DV: My most recently completed sculpture is titled Persuasion. In this work, I chose to create an image of a male and female tugging in opposite directions. The image can conjure many questions. Are the figures caught in the eternal tug of opposing intentions? Does each playfully want to show the other his/her perspective? Is she saying goodbye and he is begging her to not leave? And can this image be viewed as a metaphor depicting the different sides of ourselves that oppose each other in our psyches?
Isn’t it intriguing how the parts of us that we disown are often manifested in the people around us who push our buttons! We lead with a primary sense of who we are and tend to smother the other–disowned–sides. Yet, our disowned facets are time-and-again triggered by the behavior and the choices of our partner, of our kids and of our coworkers. What does our continued reactivity teach us? Can we let it become a dance?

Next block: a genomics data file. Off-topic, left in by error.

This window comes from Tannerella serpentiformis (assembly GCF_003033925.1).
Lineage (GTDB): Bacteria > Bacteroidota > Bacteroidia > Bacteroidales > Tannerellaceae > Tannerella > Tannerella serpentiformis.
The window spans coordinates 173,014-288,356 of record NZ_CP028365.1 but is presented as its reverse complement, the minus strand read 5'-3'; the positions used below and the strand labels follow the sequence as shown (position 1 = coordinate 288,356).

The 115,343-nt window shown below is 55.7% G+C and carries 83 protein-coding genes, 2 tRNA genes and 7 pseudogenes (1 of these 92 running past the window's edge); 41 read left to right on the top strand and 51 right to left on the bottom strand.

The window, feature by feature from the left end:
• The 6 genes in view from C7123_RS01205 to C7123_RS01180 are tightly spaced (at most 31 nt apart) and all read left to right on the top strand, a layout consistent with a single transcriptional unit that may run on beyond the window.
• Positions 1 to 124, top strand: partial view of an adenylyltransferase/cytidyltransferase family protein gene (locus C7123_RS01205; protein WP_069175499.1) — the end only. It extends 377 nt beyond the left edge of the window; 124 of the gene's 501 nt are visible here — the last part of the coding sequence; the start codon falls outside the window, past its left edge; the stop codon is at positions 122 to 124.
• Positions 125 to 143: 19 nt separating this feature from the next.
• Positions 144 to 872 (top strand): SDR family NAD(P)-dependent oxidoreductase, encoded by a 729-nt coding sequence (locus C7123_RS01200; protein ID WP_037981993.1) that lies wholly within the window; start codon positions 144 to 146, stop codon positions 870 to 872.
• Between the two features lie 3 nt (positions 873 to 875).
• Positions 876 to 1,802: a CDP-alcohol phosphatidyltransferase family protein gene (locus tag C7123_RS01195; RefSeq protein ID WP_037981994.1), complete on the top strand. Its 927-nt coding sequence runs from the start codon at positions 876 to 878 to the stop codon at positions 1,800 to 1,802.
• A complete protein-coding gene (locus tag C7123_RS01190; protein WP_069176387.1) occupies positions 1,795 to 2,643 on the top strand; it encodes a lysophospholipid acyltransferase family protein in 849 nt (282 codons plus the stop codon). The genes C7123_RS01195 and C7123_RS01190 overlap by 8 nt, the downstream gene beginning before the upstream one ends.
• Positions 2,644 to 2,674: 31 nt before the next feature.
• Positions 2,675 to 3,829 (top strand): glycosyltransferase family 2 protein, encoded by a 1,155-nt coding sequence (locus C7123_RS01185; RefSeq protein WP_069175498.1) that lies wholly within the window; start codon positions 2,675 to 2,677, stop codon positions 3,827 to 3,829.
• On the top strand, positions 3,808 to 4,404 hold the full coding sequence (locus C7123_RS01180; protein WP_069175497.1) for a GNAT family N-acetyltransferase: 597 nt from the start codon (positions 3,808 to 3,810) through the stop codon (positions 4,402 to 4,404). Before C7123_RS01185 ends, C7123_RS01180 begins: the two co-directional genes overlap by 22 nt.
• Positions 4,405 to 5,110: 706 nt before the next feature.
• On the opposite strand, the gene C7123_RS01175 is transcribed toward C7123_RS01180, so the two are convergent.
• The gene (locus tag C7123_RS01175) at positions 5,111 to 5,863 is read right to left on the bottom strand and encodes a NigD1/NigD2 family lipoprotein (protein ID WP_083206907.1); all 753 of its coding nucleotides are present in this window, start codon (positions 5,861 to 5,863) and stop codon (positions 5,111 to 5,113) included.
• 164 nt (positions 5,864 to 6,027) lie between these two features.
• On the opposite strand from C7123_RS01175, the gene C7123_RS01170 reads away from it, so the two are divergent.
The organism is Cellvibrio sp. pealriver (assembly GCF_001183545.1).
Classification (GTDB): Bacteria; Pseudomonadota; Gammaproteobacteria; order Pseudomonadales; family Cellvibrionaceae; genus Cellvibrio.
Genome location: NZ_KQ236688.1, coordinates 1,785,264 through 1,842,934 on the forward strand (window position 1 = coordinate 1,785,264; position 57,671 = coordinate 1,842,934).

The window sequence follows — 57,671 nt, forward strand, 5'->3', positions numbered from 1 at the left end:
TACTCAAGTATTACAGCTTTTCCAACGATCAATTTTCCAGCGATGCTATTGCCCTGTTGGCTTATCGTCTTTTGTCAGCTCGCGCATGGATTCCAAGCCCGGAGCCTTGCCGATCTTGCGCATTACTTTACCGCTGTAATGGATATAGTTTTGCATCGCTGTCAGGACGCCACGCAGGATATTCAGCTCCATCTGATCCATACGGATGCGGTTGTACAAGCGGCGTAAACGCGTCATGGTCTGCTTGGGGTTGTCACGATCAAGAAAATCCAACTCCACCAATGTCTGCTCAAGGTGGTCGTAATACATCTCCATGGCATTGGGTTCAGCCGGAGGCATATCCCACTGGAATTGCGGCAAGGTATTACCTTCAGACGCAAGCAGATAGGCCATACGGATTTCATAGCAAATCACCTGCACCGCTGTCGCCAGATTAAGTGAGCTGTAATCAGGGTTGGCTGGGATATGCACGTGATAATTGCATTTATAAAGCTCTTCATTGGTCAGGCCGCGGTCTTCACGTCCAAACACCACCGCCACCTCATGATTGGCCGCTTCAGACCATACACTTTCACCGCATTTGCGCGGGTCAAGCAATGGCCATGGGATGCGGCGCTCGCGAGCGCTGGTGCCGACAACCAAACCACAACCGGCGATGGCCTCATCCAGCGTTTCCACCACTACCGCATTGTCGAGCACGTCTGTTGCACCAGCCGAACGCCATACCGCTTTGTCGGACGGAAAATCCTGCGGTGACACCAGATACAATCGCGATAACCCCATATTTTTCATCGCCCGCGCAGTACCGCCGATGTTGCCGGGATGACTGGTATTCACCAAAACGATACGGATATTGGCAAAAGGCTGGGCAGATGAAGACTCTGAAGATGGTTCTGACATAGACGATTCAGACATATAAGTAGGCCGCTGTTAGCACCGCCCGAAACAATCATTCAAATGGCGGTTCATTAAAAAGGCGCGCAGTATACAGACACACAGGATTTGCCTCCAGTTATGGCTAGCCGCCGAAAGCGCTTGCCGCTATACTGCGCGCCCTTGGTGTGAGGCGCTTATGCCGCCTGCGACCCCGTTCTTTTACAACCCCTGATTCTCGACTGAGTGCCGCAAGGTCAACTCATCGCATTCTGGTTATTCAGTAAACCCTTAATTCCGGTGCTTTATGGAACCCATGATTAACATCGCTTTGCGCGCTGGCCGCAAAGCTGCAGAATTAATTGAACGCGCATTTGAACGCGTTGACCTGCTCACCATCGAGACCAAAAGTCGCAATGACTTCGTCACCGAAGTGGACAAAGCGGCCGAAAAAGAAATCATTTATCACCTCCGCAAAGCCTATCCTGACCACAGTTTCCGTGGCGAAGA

LH: What do people ask you when they come to see your work?
DV: The most common question that I get from viewers of my work is, “what is the process to get from a clay sculpture to a bronze?”
LH: How do you know when a work is finished?
DV: When I have created the right energy and visual interest in a sculpture, I know that it is complete because it “sings” to me!
LH: What are some ideas you have brewing for your next works?
DV: I am currently working on a life size sculpture of my four year old granddaughter. She is such a beguiling little girl, I feel compelled to attempt to capture some of her spirit in a sculpture! If I can get my seven year old grandson to even sit still for some photos without making funny faces, I will attempt to sculpt him as well in order to create a grouping of the two together.